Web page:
Paul Krugman: Growing inequality and New York City
Executive elite is driving rents upward in cities – and just about everyone else out
For those of us who remember the 1970s, New York in 2015 is so safe it’s surreal. Photograph: Getty Images
New York, New York, a helluva town. The rents are up, but the crime rate is down. The food is better than ever, and the cultural scene is vibrant. Truly, it’s a golden age for the town I recently moved to – if you can afford the housing. But more and more people can’t.
And it’s not just New York. The days when dystopian images of urban decline were pervasive in popular culture – the movie Escape from New York? – are long past. The story for many of the iconic US cities is, instead, one of gentrification, a process that’s obvious to the naked eye, and increasingly visible in the data.
Specifically, urban America reached an inflection point about 15 years ago: after decades of decline, central cities began getting richer, more educated, and, yes, whiter. Today our urban cores are providing ever-more amenities, but largely to a very affluent minority.
But why is this happening? And is there any way to spread the benefits of our urban renaissance more widely?
Let’s start by admitting that one important factor has surely been the dramatic decline in crime rates. For those of us who remember the 1970s, New York in 2015 is so safe it’s surreal. And the truth is that nobody really knows why that happened.
But there have been other drivers of the change: above all, the national-level surge in inequality.
It’s a familiar fact (even if the usual suspects still deny it) that the concentration of income in the hands of a small minority has soared over the past 35 years. This concentration is even higher in big metropolitan areas such as New York, because those areas are both where high-skill, high-pay industries tend to locate, and where the very affluent often want to live. In general, this high-income elite gets what it wants, and what it has wanted, since 2000, has been to live near the centre of big cities.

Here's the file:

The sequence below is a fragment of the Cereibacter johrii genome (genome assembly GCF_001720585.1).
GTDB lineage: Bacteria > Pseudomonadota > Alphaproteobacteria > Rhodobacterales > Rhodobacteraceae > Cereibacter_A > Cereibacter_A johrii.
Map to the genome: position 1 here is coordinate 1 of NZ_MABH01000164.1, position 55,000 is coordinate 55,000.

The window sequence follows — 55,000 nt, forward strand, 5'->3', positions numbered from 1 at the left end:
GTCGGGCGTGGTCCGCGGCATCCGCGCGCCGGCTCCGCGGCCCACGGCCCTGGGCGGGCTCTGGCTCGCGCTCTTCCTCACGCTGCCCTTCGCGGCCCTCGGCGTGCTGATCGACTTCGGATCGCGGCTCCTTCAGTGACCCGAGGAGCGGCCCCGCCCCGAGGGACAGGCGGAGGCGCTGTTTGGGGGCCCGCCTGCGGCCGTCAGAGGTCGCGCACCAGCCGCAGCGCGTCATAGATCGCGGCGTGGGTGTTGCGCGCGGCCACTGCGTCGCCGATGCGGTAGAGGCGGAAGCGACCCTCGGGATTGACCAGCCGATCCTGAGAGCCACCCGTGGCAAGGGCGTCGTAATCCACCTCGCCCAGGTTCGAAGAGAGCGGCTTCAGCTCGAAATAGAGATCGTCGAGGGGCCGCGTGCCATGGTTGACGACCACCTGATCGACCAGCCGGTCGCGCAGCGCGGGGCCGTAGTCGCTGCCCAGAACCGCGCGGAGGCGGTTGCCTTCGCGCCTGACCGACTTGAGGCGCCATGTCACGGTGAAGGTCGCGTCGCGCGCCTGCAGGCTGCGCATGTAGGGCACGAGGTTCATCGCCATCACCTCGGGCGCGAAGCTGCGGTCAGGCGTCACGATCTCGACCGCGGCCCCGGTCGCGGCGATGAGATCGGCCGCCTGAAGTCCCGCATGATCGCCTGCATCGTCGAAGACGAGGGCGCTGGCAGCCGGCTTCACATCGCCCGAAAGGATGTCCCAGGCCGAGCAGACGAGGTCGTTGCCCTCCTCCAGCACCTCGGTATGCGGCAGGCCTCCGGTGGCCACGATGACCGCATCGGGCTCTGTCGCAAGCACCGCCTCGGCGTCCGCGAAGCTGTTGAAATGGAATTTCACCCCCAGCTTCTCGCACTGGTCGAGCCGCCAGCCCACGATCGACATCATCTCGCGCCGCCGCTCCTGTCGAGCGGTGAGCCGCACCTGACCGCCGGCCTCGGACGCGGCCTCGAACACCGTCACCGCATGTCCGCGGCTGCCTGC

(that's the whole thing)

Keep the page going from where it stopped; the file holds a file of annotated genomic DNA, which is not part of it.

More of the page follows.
Still, why do high-income Americans now want to live in inner cities, as opposed to in sprawling suburban estates? Here we need to pay attention to the changing lives of the affluent – in particular, their work habits.
And as several recent papers have argued, the modern high-earner, with his or her long hours – and, more often than not, a working partner rather than a stay-at-home wife – is willing to pay a lot more than the executives of yore for a central location that cuts commuting time. Hence gentrification. And this is a process that feeds on itself: as more high-earners move into urban centres, these centres begin offering amenities – restaurants, shopping, entertainment – that make them even more attractive.
We’re not just talking about the super-rich here, or even the 1 per cent. At a guess, we might be talking about the top 10 per cent. And for these people, it’s a happy story. But what about all the people, surely a large majority, who are being priced out of America’s urban revival? Does it have to be that way?
The answer, surely, is no, at least not to the extent we’re seeing now. Rising demand for urban living by the elite could be met largely by increasing supply. There’s still room to build, even in New York, especially upward. Yet while there is something of a building boom in the city, it’s far smaller than the soaring prices warrant, mainly because land-use restrictions are in the way.
And this is part of a broader national story. As Jason Furman, the chairman of the White House Council of Economic Advisers, recently pointed out, national housing prices have risen much faster than construction costs since the 1990s, and land-use restrictions are the most likely culprit. Yes, this is an issue on which you don’t have to be a conservative to believe that we have too much regulation.